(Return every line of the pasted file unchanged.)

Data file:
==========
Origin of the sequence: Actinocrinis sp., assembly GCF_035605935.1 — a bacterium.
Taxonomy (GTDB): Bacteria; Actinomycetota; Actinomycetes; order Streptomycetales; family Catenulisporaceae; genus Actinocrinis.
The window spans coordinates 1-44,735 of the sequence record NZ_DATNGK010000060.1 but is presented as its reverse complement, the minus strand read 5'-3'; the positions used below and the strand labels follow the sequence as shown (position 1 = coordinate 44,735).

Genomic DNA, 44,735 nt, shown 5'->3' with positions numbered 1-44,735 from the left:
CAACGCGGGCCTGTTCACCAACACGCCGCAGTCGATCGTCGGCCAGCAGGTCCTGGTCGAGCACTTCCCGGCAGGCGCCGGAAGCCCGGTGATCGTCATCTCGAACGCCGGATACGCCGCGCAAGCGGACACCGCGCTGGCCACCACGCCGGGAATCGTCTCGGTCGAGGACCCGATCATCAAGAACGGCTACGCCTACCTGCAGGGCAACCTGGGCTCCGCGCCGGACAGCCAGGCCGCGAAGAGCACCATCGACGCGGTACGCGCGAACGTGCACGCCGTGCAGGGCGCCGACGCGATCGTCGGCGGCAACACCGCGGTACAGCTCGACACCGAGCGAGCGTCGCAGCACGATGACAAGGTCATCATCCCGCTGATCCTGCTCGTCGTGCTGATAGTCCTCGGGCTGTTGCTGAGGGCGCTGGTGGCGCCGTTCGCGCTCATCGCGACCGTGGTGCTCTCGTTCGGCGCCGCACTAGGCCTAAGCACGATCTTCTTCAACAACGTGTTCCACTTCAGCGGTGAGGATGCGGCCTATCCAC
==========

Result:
Origin of the sequence: Actinocrinis sp., assembly GCF_035605935.1 — a bacterium.
Taxonomy (GTDB): Bacteria; Actinomycetota; Actinomycetes; order Streptomycetales; family Catenulisporaceae; genus Actinocrinis.
The window spans coordinates 1-44,735 of the sequence record NZ_DATNGK010000060.1 but is presented as its reverse complement, the minus strand read 5'-3'; the positions used below and the strand labels follow the sequence as shown (position 1 = coordinate 44,735).

Genomic DNA, 44,735 nt, shown 5'->3' with positions numbered 1-44,735 from the left:
CAACGCGGGCCTGTTCACCAACACGCCGCAGTCGATCGTCGGCCAGCAGGTCCTGGTCGAGCACTTCCCGGCAGGCGCCGGAAGCCCGGTGATCGTCATCTCGAACGCCGGATACGCCGCGCAAGCGGACACCGCGCTGGCCACCACGCCGGGAATCGTCTCGGTCGAGGACCCGATCATCAAGAACGGCTACGCCTACCTGCAGGGCAACCTGGGCTCCGCGCCGGACAGCCAGGCCGCGAAGAGCACCATCGACGCGGTACGCGCGAACGTGCACGCCGTGCAGGGCGCCGACGCGATCGTCGGCGGCAACACCGCGGTACAGCTCGACACCGAGCGAGCGTCGCAGCACGATGACAAGGTCATCATCCCGCTGATCCTGCTCGTCGTGCTGATAGTCCTCGGGCTGTTGCTGAGGGCGCTGGTGGCGCCGTTCGCGCTCATCGCGACCGTGGTGCTCTCGTTCGGCGCCGCACTAGGCCTAAGCACGATCTTCTTCAACAACGTGTTCCACTTCAGCGGTGAGGATGCGGCCTATCCAC